Batch vs. Continuous Drug Production

By Jerry Martin, pharmaceutical and life sciences consultant, PMMI, The Association for Packaging and Processing Technologies

For many drug manufacturers it can be a challenge to determine whether a path to continuous manufacturing is right for them. Continuous manufacturing can offer more efficient production, lower cost, consistent quality of product and improved safety during processing. However, batch production can still be the way forward for drugs needed in low volumes or requiring degrees of patient customization.

Here are a few points to consider when weighing the pros and cons of each manufacturing type.

  1. Drug Type
    Continuous manufacturing is still in its infancy within the pharmaceutical industry, but stands to improve the overall quality of biotherapies. Early adopters of continuous manufacturing are likely to be the manufacturers of APIs, bulk formulations and dry powders used in solid dosage pharmaceuticals because conversion is relatively easy in these areas. Meanwhile, adoption of continuous manufacturing is still a long way off for biopharmaceutical processing of monoclonal antibody and recombinant protein drugs, because these drugs are deeply entrenched in the batch methods and current technology.
  2. The Cost of Adoption
    It goes without saying that large-volume producers of bulk formulations and dry powders may see and capitalize on the long-term cost reduction benefits associated with continuous manufacturing because the path to conversion is less complicated and more cost-efficient. However, companies that deal in low-margin drugs or small-volume batches are less likely to experience those cost-savings in the short-term and, ergo more likely to stick with existing batch processes and technologies…for now.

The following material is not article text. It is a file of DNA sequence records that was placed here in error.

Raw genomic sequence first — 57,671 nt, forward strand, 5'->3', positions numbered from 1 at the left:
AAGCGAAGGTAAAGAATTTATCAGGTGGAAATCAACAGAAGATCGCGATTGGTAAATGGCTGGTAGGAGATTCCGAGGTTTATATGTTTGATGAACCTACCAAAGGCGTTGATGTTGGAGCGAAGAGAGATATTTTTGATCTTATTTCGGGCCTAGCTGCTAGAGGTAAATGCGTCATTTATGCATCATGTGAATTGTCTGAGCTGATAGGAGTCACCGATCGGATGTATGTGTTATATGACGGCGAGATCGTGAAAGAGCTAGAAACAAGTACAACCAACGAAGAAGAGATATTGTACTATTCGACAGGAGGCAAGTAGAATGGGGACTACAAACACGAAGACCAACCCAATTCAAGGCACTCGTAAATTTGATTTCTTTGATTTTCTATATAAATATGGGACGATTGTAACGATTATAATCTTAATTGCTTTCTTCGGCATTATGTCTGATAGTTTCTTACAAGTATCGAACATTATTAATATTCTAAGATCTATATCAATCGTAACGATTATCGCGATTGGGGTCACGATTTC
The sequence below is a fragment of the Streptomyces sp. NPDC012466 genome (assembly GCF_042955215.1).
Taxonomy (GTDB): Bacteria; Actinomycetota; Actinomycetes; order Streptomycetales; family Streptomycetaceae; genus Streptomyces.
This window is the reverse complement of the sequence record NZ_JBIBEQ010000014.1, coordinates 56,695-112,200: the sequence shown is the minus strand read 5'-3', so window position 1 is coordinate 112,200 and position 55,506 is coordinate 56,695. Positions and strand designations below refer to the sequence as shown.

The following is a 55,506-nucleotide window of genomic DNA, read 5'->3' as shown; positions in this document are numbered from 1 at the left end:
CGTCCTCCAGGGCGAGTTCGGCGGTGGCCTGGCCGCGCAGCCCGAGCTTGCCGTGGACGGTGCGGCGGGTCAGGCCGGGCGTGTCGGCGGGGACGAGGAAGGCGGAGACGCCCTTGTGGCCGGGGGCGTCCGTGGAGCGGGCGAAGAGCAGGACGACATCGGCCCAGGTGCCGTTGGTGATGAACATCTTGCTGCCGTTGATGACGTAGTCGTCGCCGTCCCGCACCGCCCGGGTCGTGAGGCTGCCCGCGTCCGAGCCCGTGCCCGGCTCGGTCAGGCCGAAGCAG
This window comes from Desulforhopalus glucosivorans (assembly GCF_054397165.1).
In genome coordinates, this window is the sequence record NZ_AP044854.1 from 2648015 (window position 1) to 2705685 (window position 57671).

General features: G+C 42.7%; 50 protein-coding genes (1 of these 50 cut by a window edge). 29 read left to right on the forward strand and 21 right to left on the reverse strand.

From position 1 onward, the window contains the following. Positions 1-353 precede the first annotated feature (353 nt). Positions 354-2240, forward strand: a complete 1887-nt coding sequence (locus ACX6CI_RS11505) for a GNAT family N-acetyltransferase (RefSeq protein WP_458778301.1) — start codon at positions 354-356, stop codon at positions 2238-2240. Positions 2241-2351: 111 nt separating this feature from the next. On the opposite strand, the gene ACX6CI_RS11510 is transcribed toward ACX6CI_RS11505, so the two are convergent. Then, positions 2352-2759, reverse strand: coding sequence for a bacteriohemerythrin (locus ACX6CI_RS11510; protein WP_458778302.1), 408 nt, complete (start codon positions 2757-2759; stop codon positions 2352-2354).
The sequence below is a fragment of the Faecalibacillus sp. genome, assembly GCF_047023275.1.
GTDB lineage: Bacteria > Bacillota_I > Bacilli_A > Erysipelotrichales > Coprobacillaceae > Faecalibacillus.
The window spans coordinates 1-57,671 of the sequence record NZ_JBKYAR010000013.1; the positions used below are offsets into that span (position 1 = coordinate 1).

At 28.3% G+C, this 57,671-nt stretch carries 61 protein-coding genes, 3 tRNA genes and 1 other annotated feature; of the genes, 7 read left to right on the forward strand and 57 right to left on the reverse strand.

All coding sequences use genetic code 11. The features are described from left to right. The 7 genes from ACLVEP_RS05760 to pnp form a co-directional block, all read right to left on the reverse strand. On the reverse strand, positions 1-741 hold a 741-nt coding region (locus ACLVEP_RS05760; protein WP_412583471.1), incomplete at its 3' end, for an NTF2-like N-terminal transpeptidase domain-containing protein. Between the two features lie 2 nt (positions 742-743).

3. Due Diligence
    Currently, the Food and Drug Administration’s (FDA) flexible definition of “continuous” may make it easier for companies to test the waters. While the FDA is an influential proponent of continuous manufacturing, many drug companies are seeking more detailed guidance from the agency on how to make the switch. In the meantime, manufacturers should do their own due diligence to ensure compliance while minimizing associated costs and potential downtime.\
  4. Integration of Single-use Systems
    The trend toward continuous manufacturing complements the increasingly popular adoption of single-use process equipment, especially in biotherapy production. Manufacturers are attempting to integrate single-use systems into a continuous production platform. The areas most likely to see a convergence of these two processes are bioreactors, chromatography and filling operations.

Pharmaceutical professionals can learn more about continuous manufacturing solutions at Healthcare Packaging EXPO. Register for the show at www.hcpelasvegas.com.

About Jerry Martin
Jerry Martin is an independent consultant to pharmaceutical manufacturers and equipment suppliers for filtration, single use manufacturing, marketing, business development and regulatory compliance.  He was previously Sr. Vice President, Marketing and Global Scientific Affairs for Pall Life Sciences where he served the pharmaceutical, biotech, medical device and vaccine industries for over 37 years.  He is currently chairman emeritus of the Bio-Process Systems Alliance, the single-use manufacturing trade association and a member of the USP Expert Panel on Plastic Systems Used for Manufacturing Pharmaceutical Products. He holds a M.Sc. in Microbiology from the University of Toronto.

2017-08-14T15:59:01+00:00 August 14th, 2017|
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